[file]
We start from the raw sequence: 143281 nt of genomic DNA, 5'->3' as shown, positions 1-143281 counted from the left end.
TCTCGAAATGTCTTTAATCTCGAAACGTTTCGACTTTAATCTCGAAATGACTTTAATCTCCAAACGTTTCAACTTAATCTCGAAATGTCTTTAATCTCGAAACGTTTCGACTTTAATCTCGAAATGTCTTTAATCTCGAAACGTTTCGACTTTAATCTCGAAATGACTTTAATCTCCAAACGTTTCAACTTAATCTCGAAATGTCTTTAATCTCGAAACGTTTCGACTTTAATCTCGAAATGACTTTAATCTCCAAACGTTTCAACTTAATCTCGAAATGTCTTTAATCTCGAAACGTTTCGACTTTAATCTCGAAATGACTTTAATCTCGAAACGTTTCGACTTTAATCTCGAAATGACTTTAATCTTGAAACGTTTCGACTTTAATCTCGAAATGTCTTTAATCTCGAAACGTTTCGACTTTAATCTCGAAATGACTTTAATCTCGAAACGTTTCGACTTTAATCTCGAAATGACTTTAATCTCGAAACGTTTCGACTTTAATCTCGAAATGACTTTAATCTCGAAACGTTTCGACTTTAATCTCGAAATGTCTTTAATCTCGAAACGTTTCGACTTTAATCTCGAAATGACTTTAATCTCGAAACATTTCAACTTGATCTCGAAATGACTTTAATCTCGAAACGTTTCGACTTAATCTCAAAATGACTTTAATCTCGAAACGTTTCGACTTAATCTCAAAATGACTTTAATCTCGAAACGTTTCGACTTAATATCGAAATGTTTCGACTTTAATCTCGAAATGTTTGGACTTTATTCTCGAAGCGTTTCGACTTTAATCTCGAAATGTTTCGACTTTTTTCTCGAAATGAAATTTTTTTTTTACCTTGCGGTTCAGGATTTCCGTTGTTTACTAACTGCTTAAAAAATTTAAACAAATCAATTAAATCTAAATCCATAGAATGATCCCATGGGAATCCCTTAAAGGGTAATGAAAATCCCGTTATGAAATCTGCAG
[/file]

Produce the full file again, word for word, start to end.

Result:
We start from the raw sequence: 143281 nt of genomic DNA, 5'->3' as shown, positions 1-143281 counted from the left end.
TCTCGAAATGTCTTTAATCTCGAAACGTTTCGACTTTAATCTCGAAATGACTTTAATCTCCAAACGTTTCAACTTAATCTCGAAATGTCTTTAATCTCGAAACGTTTCGACTTTAATCTCGAAATGTCTTTAATCTCGAAACGTTTCGACTTTAATCTCGAAATGACTTTAATCTCCAAACGTTTCAACTTAATCTCGAAATGTCTTTAATCTCGAAACGTTTCGACTTTAATCTCGAAATGACTTTAATCTCCAAACGTTTCAACTTAATCTCGAAATGTCTTTAATCTCGAAACGTTTCGACTTTAATCTCGAAATGACTTTAATCTCGAAACGTTTCGACTTTAATCTCGAAATGACTTTAATCTTGAAACGTTTCGACTTTAATCTCGAAATGTCTTTAATCTCGAAACGTTTCGACTTTAATCTCGAAATGACTTTAATCTCGAAACGTTTCGACTTTAATCTCGAAATGACTTTAATCTCGAAACGTTTCGACTTTAATCTCGAAATGACTTTAATCTCGAAACGTTTCGACTTTAATCTCGAAATGTCTTTAATCTCGAAACGTTTCGACTTTAATCTCGAAATGACTTTAATCTCGAAACATTTCAACTTGATCTCGAAATGACTTTAATCTCGAAACGTTTCGACTTAATCTCAAAATGACTTTAATCTCGAAACGTTTCGACTTAATCTCAAAATGACTTTAATCTCGAAACGTTTCGACTTAATATCGAAATGTTTCGACTTTAATCTCGAAATGTTTGGACTTTATTCTCGAAGCGTTTCGACTTTAATCTCGAAATGTTTCGACTTTTTTCTCGAAATGAAATTTTTTTTTTACCTTGCGGTTCAGGATTTCCGTTGTTTACTAACTGCTTAAAAAATTTAAACAAATCAATTAAATCTAAATCCATAGAATGATCCCATGGGAATCCCTTAAAGGGTAATGAAAATCCCGTTATGAAATCTGCAG